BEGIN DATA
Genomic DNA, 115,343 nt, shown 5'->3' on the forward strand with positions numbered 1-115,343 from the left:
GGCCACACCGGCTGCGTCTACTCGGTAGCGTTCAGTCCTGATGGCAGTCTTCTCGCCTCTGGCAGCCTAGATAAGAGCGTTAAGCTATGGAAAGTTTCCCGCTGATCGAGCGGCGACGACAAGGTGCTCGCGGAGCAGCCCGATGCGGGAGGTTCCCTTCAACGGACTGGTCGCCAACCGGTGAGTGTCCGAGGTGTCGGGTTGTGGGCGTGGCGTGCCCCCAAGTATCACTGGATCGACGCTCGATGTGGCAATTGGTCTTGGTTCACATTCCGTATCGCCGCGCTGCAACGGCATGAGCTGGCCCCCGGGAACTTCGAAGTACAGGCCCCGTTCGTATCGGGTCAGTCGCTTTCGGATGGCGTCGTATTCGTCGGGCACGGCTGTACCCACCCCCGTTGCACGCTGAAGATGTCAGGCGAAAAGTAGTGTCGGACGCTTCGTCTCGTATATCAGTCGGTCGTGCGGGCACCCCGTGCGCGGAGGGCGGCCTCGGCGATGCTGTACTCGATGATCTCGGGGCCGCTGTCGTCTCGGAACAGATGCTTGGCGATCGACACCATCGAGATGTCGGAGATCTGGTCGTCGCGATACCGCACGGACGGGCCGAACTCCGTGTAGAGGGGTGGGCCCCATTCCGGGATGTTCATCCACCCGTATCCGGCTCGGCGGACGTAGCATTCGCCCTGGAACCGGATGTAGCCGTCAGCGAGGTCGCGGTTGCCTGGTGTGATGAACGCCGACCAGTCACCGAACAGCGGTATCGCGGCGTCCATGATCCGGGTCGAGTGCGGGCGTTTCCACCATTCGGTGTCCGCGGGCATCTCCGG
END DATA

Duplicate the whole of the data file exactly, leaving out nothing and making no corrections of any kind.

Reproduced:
Genomic DNA, 115,343 nt, shown 5'->3' on the forward strand with positions numbered 1-115,343 from the left:
GGCCACACCGGCTGCGTCTACTCGGTAGCGTTCAGTCCTGATGGCAGTCTTCTCGCCTCTGGCAGCCTAGATAAGAGCGTTAAGCTATGGAAAGTTTCCCGCTGATCGAGCGGCGACGACAAGGTGCTCGCGGAGCAGCCCGATGCGGGAGGTTCCCTTCAACGGACTGGTCGCCAACCGGTGAGTGTCCGAGGTGTCGGGTTGTGGGCGTGGCGTGCCCCCAAGTATCACTGGATCGACGCTCGATGTGGCAATTGGTCTTGGTTCACATTCCGTATCGCCGCGCTGCAACGGCATGAGCTGGCCCCCGGGAACTTCGAAGTACAGGCCCCGTTCGTATCGGGTCAGTCGCTTTCGGATGGCGTCGTATTCGTCGGGCACGGCTGTACCCACCCCCGTTGCACGCTGAAGATGTCAGGCGAAAAGTAGTGTCGGACGCTTCGTCTCGTATATCAGTCGGTCGTGCGGGCACCCCGTGCGCGGAGGGCGGCCTCGGCGATGCTGTACTCGATGATCTCGGGGCCGCTGTCGTCTCGGAACAGATGCTTGGCGATCGACACCATCGAGATGTCGGAGATCTGGTCGTCGCGATACCGCACGGACGGGCCGAACTCCGTGTAGAGGGGTGGGCCCCATTCCGGGATGTTCATCCACCCGTATCCGGCTCGGCGGACGTAGCATTCGCCCTGGAACCGGATGTAGCCGTCAGCGAGGTCGCGGTTGCCTGGTGTGATGAACGCCGACCAGTCACCGAACAGCGGTATCGCGGCGTCCATGATCCGGGTCGAGTGCGGGCGTTTCCACCATTCGGTGTCCGCGGGCATCTCCGG